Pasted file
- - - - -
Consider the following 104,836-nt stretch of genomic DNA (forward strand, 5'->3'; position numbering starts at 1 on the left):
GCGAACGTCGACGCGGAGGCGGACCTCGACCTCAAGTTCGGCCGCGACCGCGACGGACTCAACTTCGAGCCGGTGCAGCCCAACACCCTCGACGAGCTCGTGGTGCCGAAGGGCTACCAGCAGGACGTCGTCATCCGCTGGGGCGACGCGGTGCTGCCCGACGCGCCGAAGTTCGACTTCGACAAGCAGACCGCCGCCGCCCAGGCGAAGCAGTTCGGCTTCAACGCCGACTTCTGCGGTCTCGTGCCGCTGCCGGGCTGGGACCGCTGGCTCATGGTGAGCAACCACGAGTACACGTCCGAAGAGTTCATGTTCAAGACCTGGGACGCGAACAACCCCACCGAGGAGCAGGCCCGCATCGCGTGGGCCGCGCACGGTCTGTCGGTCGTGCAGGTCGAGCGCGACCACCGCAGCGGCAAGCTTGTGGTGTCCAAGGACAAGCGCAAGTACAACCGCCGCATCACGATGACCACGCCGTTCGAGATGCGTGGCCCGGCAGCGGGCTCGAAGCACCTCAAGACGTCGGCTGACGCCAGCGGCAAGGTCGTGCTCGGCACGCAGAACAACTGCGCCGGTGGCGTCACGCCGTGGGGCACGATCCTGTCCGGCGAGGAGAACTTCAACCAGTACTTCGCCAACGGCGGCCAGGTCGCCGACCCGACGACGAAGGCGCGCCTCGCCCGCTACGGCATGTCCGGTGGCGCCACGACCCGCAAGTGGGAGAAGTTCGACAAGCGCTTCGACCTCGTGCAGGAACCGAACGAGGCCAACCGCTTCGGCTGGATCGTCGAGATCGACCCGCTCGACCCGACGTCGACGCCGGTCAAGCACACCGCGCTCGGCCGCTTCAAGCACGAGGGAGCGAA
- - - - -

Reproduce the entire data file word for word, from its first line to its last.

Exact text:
Consider the following 104,836-nt stretch of genomic DNA (forward strand, 5'->3'; position numbering starts at 1 on the left):
GCGAACGTCGACGCGGAGGCGGACCTCGACCTCAAGTTCGGCCGCGACCGCGACGGACTCAACTTCGAGCCGGTGCAGCCCAACACCCTCGACGAGCTCGTGGTGCCGAAGGGCTACCAGCAGGACGTCGTCATCCGCTGGGGCGACGCGGTGCTGCCCGACGCGCCGAAGTTCGACTTCGACAAGCAGACCGCCGCCGCCCAGGCGAAGCAGTTCGGCTTCAACGCCGACTTCTGCGGTCTCGTGCCGCTGCCGGGCTGGGACCGCTGGCTCATGGTGAGCAACCACGAGTACACGTCCGAAGAGTTCATGTTCAAGACCTGGGACGCGAACAACCCCACCGAGGAGCAGGCCCGCATCGCGTGGGCCGCGCACGGTCTGTCGGTCGTGCAGGTCGAGCGCGACCACCGCAGCGGCAAGCTTGTGGTGTCCAAGGACAAGCGCAAGTACAACCGCCGCATCACGATGACCACGCCGTTCGAGATGCGTGGCCCGGCAGCGGGCTCGAAGCACCTCAAGACGTCGGCTGACGCCAGCGGCAAGGTCGTGCTCGGCACGCAGAACAACTGCGCCGGTGGCGTCACGCCGTGGGGCACGATCCTGTCCGGCGAGGAGAACTTCAACCAGTACTTCGCCAACGGCGGCCAGGTCGCCGACCCGACGACGAAGGCGCGCCTCGCCCGCTACGGCATGTCCGGTGGCGCCACGACCCGCAAGTGGGAGAAGTTCGACAAGCGCTTCGACCTCGTGCAGGAACCGAACGAGGCCAACCGCTTCGGCTGGATCGTCGAGATCGACCCGCTCGACCCGACGTCGACGCCGGTCAAGCACACCGCGCTCGGCCGCTTCAAGCACGAGGGAGCGAA